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Bigelow habitat mockup
The team for the NASA-Bigelow Aerospace habitat test lines up in front of the Bigelow Mars Transporter Testing Unit at the company’s Nevada headquarters. (Bigelow Aerospace Photo)

Bigelow Aerospace opened up its ground-based prototype for a space station module — or perhaps even a Mars transport habitat — for inspection today at its headquarters in North Las Vegas.

The open house centered on the Mars Transporter Testing Unit, an all-steel mockup of the company’s expandable, fabric-covered B330 space module. For two weeks, a NASA-Bigelow team will be testing the suitability of the B330 concept for crewed deep-space missions.

Bigelow’s prototype is one of six ground-based demonstration projects funded as part of NASA’s NextSTEP-2 program. The other companies building full-sized NextSTEP-2 prototypes for space habitats include Boeing, Lockheed Martin, Northrop Grumman, Sierra Nevada Corp. and Nanoracks.

Northrop Grumman’s modified Cygnus cargo carrier has already won NASA’s nod for use as the crewed mini-habitation module on the future moon-orbiting Gateway outpost, mainly because it was the only one judged likely to be built in time for a 2024 lunar landing.

However, Bigelow Aerospace and other contractors are hoping their concepts will remain in the running for future deep-space facilities.

Bigelow’s expandable space structures are sent into orbit in a folded-up, space-saving configuration, and then filled with air for deployment and use.

Robert Bigelow, the founder of Bigelow Aerospace, noted in a statement issued today that the B330 design evolved from a NASA concept for an expandable habitat capable of carrying a crew to Mars.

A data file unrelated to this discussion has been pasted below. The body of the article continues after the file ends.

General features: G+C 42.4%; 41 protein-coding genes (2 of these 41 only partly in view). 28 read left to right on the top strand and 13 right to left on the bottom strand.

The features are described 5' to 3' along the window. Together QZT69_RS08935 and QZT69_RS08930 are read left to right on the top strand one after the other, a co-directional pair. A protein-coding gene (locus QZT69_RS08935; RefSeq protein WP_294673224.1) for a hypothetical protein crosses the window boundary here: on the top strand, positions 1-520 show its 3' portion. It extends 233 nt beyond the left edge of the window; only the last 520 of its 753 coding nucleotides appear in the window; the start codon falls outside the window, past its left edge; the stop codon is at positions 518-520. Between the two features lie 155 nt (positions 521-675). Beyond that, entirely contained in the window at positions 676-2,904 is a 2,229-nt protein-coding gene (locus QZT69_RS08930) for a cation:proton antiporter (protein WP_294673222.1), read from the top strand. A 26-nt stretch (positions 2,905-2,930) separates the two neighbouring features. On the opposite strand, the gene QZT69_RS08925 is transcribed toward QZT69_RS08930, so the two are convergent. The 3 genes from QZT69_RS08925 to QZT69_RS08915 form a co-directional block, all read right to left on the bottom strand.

“This is important,” Bigelow said. “In deep space, expandable structures have the potential to provide better protection against secondary radiation than traditional aluminum structures.”

Expandable structures have been put through in-space tests for more than a decade. Bigelow started out with two uncrewed modules that were delivered to orbit by Russian rockets in 2006 and 2007 and are still flying today. In 2016, an expandable test module was successfully installed onto one of the International Space Station’s ports.

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Bigelow Aerospace has offered the much larger B330 — so named because it offers 330 cubic meters (12,000 cubic feet) of interior volume — for use as a supersized addition to the space station, a free-flying space outpost in Earth orbit, or a moon-orbiting supply depot.

The B330 is built to accommodate four people indefinitely, or five people for a months-long stay. It’s equipped with two galleys, two toilets and two independent propulsion systems that make it “the ideal habitat for a long-duration space mission,” Robert Bigelow said.

Bigelow said the first B330 could be built 42 months after the go-ahead for construction is given.

This month’s two-week test involves a team of eight NASA astronauts as well as more than 60 NASA engineers, test leads and support staff at the company’s cavernous Nevada facility.

“In contrast to the other NextSTEP Phase 2 participants, we chose to keep our ground units at our facility so we could continue to develop and test,” Bigelow said. “We also have may units that are too large and complex to feasibly transport back and forth.”

NASA isn’t likely to be the only potential customer for the B330. Bigelow has spoken repeatedly about providing space modules as research platforms for non-NASA clients, or as destinations for space tourists.

In June, Bigelow Aerospace’s service subsidiary, Bigelow Space Operations, struck a deal with SpaceX to arrange commercial rides to the International Space Station at a price of roughly $52 million a seat.

Eventually, Bigelow’s customers might well be staying on a B330, either attached to the ISS or flying on its own.

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